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100 amps of electricity crackle in a vacuum chamber, creating a
spark that transforms carbon vapor into tiny structures. Depending
on the conditions, these structures can be shaped like little,
60-atom soccer balls, or like rolled-up tubes of atoms, arranged
in a chicken-wire pattern, with rounded ends. These tiny, carbon
nanotubes, discovered by Sumio Iijima at NEC labs in 1991, have
amazing properties. They are 100 times stronger than steel, but
weigh only one-sixth as much. They are incredibly resilient
under physical stress; even when kinked to a 120-degree angle,
they will bounce back to their original form, undamaged. And
they can carry electrical current at levels that would vaporize
ordinary copper wires.
Learn more about carbon nanotubes from the many resources on this site, listed below. More information on Carbon nanotubes can be found here.
A CNTFET-Based Nanowired Induction Two-Way Transducers
05 Sep 2012 | | Contributor(s):: Rostyslav Sklyar
A complex of the induction magnetic field two-way nanotransducers of the different physical values for both the external and implantable interfaces in a wide range of arrays are summarized. Implementation of the nanowires allows reliable transducing of the biosignals' partials and bringing of...
Asmit Kumar Soni
Journey Along the Carbon Road
19 Apr 2012 | | Contributor(s):: Zhihong Chen
I will discuss two distinct topics: In the first part of my talk I will present results on carbon nanotubes focusing on high performance computing with the aim to replace silicon in logic device applications. Specifically, the ballistic transport regime that has been reached with the shortest...
Carbon NanoTubes: Structure - Properties - Applications
19 Mar 2012 | | Contributor(s):: Yuri A Kruglyak
Presentation slides for seminar given for students of Faculty of Computer Sciences of Odessa State Environmental University, Ukraine by Prof. Yuri Kruglyak on May 22, 2008.
Carbon Nanotube (CNT) Pulmonary Toxicity Data Set
14 Mar 2012 | | Contributor(s):: Jeremy M Gernand
This data set contains the collected in vivo pulmonary toxicity results contained in 18 published studies conducted between 2004 and 2011 with single- and multi-walled carbon nanotubes. These data include characterization measurements of the CNT samples as well as observed animal toxic responses...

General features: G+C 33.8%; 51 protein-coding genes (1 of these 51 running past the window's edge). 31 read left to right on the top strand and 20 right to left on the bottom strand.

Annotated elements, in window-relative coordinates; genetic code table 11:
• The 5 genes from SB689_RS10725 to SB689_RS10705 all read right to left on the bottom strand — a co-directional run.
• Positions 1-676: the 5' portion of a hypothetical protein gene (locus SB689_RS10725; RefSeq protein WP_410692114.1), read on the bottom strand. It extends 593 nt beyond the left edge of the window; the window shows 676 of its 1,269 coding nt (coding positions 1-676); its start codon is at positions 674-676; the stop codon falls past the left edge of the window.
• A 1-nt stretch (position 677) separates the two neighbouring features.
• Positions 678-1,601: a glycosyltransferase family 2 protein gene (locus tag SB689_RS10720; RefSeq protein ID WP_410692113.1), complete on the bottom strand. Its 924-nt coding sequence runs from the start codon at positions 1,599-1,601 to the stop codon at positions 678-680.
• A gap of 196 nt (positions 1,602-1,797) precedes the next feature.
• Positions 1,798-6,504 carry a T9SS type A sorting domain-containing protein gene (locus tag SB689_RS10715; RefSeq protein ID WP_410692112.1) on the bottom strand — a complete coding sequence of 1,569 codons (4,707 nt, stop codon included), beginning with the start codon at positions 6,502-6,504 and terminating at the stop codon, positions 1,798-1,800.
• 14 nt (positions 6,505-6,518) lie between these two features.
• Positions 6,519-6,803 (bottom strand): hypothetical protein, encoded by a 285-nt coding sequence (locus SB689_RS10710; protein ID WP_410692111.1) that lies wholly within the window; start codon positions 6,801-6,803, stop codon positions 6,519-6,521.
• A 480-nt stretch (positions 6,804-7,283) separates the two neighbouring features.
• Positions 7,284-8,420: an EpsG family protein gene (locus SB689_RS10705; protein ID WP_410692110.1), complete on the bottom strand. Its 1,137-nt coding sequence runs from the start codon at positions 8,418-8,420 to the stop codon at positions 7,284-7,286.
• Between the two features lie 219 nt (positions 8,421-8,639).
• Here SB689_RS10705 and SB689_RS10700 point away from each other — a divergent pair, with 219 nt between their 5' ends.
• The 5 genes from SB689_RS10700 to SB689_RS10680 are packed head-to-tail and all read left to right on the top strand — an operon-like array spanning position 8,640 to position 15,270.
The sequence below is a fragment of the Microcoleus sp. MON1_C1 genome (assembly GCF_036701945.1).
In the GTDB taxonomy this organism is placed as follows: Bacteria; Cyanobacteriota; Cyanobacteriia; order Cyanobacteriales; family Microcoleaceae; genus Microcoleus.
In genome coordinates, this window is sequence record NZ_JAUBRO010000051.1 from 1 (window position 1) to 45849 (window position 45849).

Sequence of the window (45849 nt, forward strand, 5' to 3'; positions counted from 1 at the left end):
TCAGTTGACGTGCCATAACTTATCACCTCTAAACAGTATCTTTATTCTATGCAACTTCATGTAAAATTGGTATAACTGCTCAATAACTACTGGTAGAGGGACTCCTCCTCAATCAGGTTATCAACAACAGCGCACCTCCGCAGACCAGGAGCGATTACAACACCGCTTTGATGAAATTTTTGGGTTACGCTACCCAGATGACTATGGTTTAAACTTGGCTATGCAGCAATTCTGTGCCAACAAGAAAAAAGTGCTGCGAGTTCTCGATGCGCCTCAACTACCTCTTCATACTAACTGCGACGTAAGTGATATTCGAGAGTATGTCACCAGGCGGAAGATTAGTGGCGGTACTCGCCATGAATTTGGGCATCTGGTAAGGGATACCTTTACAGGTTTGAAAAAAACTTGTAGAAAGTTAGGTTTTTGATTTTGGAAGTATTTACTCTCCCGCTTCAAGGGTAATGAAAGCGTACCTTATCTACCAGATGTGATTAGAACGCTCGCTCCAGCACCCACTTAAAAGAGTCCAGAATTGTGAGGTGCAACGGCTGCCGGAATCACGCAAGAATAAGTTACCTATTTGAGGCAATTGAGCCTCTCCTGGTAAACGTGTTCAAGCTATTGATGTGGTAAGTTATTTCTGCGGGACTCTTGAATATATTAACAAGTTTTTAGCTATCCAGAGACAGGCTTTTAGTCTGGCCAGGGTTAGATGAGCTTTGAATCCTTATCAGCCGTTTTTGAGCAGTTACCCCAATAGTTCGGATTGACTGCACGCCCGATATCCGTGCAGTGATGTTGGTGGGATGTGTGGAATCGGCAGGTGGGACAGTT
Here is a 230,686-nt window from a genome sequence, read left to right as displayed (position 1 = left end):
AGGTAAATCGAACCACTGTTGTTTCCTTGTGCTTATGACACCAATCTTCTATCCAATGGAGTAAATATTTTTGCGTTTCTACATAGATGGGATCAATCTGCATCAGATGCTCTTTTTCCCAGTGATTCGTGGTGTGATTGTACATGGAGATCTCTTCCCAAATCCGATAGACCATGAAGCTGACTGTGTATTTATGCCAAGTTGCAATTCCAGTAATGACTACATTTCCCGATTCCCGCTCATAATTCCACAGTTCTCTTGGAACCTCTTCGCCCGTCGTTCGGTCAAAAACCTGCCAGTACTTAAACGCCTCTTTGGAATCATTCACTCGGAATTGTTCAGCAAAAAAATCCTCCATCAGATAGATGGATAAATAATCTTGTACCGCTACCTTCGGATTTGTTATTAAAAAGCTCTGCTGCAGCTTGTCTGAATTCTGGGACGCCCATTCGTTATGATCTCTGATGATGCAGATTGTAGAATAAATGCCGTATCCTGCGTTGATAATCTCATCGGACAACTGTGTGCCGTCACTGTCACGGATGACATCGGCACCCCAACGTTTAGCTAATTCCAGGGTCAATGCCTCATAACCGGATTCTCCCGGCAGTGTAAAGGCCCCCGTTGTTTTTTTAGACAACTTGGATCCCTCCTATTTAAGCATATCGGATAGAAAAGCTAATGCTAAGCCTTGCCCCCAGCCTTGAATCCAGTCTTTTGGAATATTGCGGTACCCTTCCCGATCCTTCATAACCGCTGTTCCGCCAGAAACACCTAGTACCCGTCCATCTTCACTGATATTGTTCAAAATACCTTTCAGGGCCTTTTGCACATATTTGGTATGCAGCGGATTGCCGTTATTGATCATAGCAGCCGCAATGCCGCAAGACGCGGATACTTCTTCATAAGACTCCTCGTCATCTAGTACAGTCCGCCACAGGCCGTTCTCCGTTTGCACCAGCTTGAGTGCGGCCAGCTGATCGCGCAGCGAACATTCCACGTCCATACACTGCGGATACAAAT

HARISH A RAO
Direct mechanical measurement of the tensile strength and elastic modulus of multiwalled carbon nanotubes
07 Oct 2011 | | Contributor(s):: Brian Demczyk, Y.M. Wang, J. Cumings, M. Hetman, W. Han, A. Zettl. R. O. Ritchie
This work represents the first in-situ measurenment of the tensile strength of a carbon nanotuube.
In-situ carbon nanotube tensile test
07 Oct 2011 | | Contributor(s):: Brian Demczyk
This represents the first in-situ tensile test observed in a transmission electron microscope.
BME 695L Lecture 5: Nanomaterials for Core Design
03 Oct 2011 | | Contributor(s):: James Leary
See references below for related reading.5.1 Introduction5.1.1 core building blocks5.1.2 functional cores5.1.3 functionalizing the core surface5.2 Ferric...
Tutorial 2: Thermal Transport Across Interfaces - Electrons
16 Aug 2011 | | Contributor(s):: Timothy S Fisher
Outline:Thermal boundary resistanceElectronic transportReal interfaces and measurementsCarbon nanotube interfaces
Nanodays - Space—Lab on Chip Technology: The final frontier
18 May 2011 | | Contributor(s):: Marshall Porterfield
NanoDays - Artificial Photosynthesis with Biomimetic Nanomaterials: Self-Repairing Solar Cells
05 May 2011 | | Contributor(s):: Jong Hyun Choi
Putting the Electron’s Spin to Work
14 Apr 2011 | | Contributor(s):: Daniel Ralph
I will discuss recent progress in experimental techniques to control the orientations of nanoscale magnetic moments and electron spins, and to use these new means of control for applications. One powerful new capability arises from the fact that thin magnetic layers can act as filters for spins.
Tutorial 2: A Bottom-Up View of Heat Transfer in Nanomaterials
23 Mar 2011 | | Contributor(s):: Timothy S Fisher
This lecture provides a theoretical development of the transport of thermal energy by conduction in nanomaterials. The physical nature of energy transport by two carriers—electrons and phonons--will be explored from basic principles using a common Landauer framework. Issues including the quantum...